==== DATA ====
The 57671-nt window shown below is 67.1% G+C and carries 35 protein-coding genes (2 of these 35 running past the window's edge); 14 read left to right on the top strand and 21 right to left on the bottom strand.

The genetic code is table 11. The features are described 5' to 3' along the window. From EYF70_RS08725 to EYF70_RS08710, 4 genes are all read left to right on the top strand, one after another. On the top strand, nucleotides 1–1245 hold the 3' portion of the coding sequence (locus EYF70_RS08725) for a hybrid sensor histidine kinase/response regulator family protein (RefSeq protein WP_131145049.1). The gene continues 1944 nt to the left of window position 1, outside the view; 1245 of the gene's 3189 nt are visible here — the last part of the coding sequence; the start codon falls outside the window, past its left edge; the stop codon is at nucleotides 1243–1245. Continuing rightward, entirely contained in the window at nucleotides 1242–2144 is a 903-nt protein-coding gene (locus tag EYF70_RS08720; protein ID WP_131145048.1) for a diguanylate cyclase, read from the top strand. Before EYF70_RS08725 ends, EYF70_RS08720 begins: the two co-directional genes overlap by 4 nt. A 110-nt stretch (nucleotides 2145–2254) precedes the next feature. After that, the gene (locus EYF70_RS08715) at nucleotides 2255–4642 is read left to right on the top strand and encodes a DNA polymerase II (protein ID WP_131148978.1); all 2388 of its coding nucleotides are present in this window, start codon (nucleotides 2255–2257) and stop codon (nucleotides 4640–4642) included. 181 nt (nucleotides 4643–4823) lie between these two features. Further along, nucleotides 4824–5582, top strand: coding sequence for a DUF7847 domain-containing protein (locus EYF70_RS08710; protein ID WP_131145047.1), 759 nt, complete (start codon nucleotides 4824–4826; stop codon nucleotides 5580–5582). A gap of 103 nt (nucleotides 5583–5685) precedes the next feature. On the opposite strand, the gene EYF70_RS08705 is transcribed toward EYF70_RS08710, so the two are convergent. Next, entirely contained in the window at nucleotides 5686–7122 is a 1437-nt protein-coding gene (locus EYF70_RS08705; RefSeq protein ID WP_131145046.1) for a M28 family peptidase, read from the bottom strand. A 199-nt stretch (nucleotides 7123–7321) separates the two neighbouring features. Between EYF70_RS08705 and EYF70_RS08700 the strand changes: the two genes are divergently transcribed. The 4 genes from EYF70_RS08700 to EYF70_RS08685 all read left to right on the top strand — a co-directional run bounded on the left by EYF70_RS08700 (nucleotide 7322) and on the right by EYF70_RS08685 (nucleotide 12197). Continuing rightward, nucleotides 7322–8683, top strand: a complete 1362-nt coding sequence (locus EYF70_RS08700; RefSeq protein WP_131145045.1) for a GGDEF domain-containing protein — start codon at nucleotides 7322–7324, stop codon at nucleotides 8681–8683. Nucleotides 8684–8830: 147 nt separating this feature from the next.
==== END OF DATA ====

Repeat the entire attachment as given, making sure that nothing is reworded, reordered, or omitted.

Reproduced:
The 57671-nt window shown below is 67.1% G+C and carries 35 protein-coding genes (2 of these 35 running past the window's edge); 14 read left to right on the top strand and 21 right to left on the bottom strand.

The genetic code is table 11. The features are described 5' to 3' along the window. From EYF70_RS08725 to EYF70_RS08710, 4 genes are all read left to right on the top strand, one after another. On the top strand, nucleotides 1–1245 hold the 3' portion of the coding sequence (locus EYF70_RS08725) for a hybrid sensor histidine kinase/response regulator family protein (RefSeq protein WP_131145049.1). The gene continues 1944 nt to the left of window position 1, outside the view; 1245 of the gene's 3189 nt are visible here — the last part of the coding sequence; the start codon falls outside the window, past its left edge; the stop codon is at nucleotides 1243–1245. Continuing rightward, entirely contained in the window at nucleotides 1242–2144 is a 903-nt protein-coding gene (locus tag EYF70_RS08720; protein ID WP_131145048.1) for a diguanylate cyclase, read from the top strand. Before EYF70_RS08725 ends, EYF70_RS08720 begins: the two co-directional genes overlap by 4 nt. A 110-nt stretch (nucleotides 2145–2254) precedes the next feature. After that, the gene (locus EYF70_RS08715) at nucleotides 2255–4642 is read left to right on the top strand and encodes a DNA polymerase II (protein ID WP_131148978.1); all 2388 of its coding nucleotides are present in this window, start codon (nucleotides 2255–2257) and stop codon (nucleotides 4640–4642) included. 181 nt (nucleotides 4643–4823) lie between these two features. Further along, nucleotides 4824–5582, top strand: coding sequence for a DUF7847 domain-containing protein (locus EYF70_RS08710; protein ID WP_131145047.1), 759 nt, complete (start codon nucleotides 4824–4826; stop codon nucleotides 5580–5582). A gap of 103 nt (nucleotides 5583–5685) precedes the next feature. On the opposite strand, the gene EYF70_RS08705 is transcribed toward EYF70_RS08710, so the two are convergent. Next, entirely contained in the window at nucleotides 5686–7122 is a 1437-nt protein-coding gene (locus EYF70_RS08705; RefSeq protein ID WP_131145046.1) for a M28 family peptidase, read from the bottom strand. A 199-nt stretch (nucleotides 7123–7321) separates the two neighbouring features. Between EYF70_RS08705 and EYF70_RS08700 the strand changes: the two genes are divergently transcribed. The 4 genes from EYF70_RS08700 to EYF70_RS08685 all read left to right on the top strand — a co-directional run bounded on the left by EYF70_RS08700 (nucleotide 7322) and on the right by EYF70_RS08685 (nucleotide 12197). Continuing rightward, nucleotides 7322–8683, top strand: a complete 1362-nt coding sequence (locus EYF70_RS08700; RefSeq protein WP_131145045.1) for a GGDEF domain-containing protein — start codon at nucleotides 7322–7324, stop codon at nucleotides 8681–8683. Nucleotides 8684–8830: 147 nt separating this feature from the next.